News

SAIs Engaging With Stakeholders in Auditing SDGs

12 November 2018

One of the key messages in auditing preparedness of the SDG's is how SAIs engage with stakeholders in auditing SDGs. This notion of stakeholder engagement comes from the way audit teams conduct their work and the nature of the subject matter of SDGs related to stakeholder engagement.

About 73 SAIs and one subnational audit office are participating in a capacity development program on ‘Auditing Sustainable Development Goals.’ They have been working with a new audit approach that will enable a wider involvement of stakeholders in examining participation and making sure no one is left behind in the implementation of the SDGs.

The World Public Sector Report 2018 mentions the articulation of stakeholder engagement. This report addresses mechanisms that support participatory, multi-sectoral, and multi-level problem solving, all of which are needed to achieve long-term integrated approaches. These approaches must involve a wide range of stakeholders, including various levels of government. Adhering to the principle of “leaving no one behind,” as enshrined in the 2030 Agenda for Sustainable Development, also requires engagement with the full range of diverse stakeholders, with a particular focus on marginalized groups and individuals.

Experience from the cooperative performance audit on the preparedness for the implementation of the SDGs has demonstrated the importance of stakeholder engagement when assessing the national systems’ readiness to report on the level of progress towards achieving the SDGs.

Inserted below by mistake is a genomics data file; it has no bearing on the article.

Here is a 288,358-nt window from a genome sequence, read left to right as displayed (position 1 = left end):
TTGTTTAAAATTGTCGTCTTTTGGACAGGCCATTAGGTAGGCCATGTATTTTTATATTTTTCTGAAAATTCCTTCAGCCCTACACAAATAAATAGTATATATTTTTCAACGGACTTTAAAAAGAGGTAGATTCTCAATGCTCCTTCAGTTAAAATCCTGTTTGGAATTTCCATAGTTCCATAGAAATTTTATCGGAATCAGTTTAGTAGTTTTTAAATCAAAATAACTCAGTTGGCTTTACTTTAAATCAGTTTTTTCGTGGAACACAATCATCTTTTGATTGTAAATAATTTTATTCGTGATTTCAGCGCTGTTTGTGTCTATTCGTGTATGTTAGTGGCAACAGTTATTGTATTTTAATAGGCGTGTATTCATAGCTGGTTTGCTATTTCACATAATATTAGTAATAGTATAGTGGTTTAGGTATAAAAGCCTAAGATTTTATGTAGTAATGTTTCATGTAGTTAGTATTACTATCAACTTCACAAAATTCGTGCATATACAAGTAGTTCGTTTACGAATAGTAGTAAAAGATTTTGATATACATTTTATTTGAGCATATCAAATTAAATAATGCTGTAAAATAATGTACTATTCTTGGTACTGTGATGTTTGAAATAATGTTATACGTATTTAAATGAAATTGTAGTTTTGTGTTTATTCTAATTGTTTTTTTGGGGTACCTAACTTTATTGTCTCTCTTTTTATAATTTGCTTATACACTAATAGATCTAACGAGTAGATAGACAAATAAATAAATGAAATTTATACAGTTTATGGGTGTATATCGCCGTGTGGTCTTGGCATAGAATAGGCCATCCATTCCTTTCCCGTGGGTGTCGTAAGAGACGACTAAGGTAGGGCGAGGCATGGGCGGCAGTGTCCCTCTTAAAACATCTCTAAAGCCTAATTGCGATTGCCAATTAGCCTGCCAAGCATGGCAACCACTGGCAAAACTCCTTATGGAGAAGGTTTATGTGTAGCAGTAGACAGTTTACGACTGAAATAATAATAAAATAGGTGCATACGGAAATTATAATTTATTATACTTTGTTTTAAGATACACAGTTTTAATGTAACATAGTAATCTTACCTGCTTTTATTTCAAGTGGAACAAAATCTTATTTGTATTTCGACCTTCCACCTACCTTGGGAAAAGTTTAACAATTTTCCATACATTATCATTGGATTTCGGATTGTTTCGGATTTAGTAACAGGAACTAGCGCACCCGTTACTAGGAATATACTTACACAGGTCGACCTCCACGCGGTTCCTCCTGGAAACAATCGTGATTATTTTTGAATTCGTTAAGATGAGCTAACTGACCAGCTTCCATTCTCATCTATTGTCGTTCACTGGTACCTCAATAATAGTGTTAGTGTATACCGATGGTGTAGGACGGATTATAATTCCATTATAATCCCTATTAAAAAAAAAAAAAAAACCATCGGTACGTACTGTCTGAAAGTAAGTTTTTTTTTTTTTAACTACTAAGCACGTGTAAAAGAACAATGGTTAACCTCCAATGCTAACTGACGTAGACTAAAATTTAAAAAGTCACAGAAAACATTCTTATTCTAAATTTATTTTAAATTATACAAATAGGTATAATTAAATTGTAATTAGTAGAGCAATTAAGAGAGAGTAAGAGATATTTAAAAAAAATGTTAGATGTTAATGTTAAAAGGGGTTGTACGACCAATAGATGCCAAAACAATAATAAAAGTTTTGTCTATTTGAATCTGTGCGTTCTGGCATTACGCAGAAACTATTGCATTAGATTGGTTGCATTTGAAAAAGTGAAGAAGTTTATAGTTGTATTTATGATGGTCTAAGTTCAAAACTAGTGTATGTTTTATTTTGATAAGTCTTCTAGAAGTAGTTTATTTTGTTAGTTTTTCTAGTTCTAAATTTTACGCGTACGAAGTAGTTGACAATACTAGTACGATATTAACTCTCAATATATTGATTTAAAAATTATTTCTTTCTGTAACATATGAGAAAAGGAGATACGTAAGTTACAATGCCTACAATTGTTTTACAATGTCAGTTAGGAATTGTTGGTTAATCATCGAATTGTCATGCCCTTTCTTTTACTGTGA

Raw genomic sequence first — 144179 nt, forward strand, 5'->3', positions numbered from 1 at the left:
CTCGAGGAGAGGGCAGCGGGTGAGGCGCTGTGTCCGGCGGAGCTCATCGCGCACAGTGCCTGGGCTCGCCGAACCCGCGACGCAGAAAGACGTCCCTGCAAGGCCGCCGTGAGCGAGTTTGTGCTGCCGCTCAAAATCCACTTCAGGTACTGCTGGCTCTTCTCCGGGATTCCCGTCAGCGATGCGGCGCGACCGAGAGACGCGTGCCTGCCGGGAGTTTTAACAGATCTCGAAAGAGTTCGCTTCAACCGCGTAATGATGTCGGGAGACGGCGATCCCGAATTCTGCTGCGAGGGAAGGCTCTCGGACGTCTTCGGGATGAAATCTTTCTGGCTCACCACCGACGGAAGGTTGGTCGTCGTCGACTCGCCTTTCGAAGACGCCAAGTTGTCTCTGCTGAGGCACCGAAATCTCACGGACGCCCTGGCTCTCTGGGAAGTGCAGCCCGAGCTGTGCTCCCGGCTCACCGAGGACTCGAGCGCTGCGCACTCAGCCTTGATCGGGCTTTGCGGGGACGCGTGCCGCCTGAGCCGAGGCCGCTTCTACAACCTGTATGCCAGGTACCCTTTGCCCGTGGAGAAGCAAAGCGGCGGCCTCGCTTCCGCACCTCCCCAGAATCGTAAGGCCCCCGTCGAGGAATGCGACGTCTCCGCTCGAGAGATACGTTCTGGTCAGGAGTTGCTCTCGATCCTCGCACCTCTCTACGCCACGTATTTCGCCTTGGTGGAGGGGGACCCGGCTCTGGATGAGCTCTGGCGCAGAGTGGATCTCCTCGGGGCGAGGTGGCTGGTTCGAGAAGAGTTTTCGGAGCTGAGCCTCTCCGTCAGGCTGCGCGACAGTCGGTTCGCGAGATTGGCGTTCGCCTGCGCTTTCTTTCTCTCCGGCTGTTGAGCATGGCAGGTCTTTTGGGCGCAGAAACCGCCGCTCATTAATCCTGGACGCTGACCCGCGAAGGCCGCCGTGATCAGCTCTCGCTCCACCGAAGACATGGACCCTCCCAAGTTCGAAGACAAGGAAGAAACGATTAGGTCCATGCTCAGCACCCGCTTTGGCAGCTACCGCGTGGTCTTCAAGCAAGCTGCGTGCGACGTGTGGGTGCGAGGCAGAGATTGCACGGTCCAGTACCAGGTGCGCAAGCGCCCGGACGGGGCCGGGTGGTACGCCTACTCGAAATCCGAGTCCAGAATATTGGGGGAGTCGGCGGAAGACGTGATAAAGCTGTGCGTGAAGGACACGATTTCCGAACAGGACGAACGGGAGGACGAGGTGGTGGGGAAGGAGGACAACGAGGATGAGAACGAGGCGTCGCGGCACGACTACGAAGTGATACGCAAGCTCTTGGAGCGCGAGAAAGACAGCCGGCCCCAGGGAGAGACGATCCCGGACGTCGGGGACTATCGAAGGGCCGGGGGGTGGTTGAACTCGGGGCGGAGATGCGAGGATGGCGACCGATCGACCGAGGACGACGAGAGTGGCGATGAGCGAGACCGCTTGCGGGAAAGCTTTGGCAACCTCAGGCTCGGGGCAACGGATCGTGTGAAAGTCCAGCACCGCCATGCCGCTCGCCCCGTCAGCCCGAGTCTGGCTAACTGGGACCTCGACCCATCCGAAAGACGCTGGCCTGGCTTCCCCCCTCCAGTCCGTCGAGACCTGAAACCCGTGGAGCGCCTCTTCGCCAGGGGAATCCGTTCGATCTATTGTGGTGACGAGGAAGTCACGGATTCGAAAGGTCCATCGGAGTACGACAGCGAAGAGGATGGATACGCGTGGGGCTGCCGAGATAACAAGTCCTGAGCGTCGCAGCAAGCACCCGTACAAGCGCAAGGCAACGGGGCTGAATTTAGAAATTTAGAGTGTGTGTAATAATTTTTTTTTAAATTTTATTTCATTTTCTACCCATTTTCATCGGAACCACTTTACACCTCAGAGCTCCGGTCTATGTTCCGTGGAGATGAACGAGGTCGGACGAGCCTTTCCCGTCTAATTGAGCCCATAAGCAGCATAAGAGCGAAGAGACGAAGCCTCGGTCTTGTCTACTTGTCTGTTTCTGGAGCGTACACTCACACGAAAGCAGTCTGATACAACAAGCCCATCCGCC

To observe this, the program has provided audit teams with techniques and information on how to consider stakeholder engagement in their audits. This was then put into the three audit objectives, which together comprise the adaptation of the 2030 Agenda into a national context, secure the means of implementation, and establish a mechanism on monitoring, follow up, and reporting on the progress towards the implementation of the 2030 Agenda.

The cooperative performance audit encouraged the audit teams to expand their audit methodology, which could answer the need to capture a complete picture of the SDGs in their national context. One audit tool the audit team used was stakeholder mapping, which could identify relevant stakeholders in terms of their role(s), interest, and influence in the arrangement of the SDGs. This tool is combined with the RACI analysis, which enables the team to assign somebody responsible, accountable, consulted, or informed for all activities undertaken in the institutional arrangement of the SDGs.

The audit team also explored audit techniques that can incorporate an increased level of participation by stakeholders, such as an extensive survey and the focus group discussion to observe stakeholders’ perceptions of the SDGs.
As one of the participating SAIs, SAI Saint Lucia conducted a survey during the audit process to determine the public’s awareness of the SDGs.

The audit team noted various observations of the public in terms of its understanding of, involvement in the preparation of, interest in, and ownership of the SDGs. SAI Saint Lucia found that the majority of the people surveyed have not been involved in or informed about the 2030 Agenda. Of those surveyed, 62 percent were not aware of the term SDGs.

SAI Saint Lucia’s finding also revealed that, of the 38 percent of people who were aware of the SDGs, 78 percent indicated that they did not have a full understanding of the goals, in that they could not name any of the 17 goals and were not aware of any preparation initiated by their government for the SDGs. This is an indication that the sensitization drive did not fulfill its goal.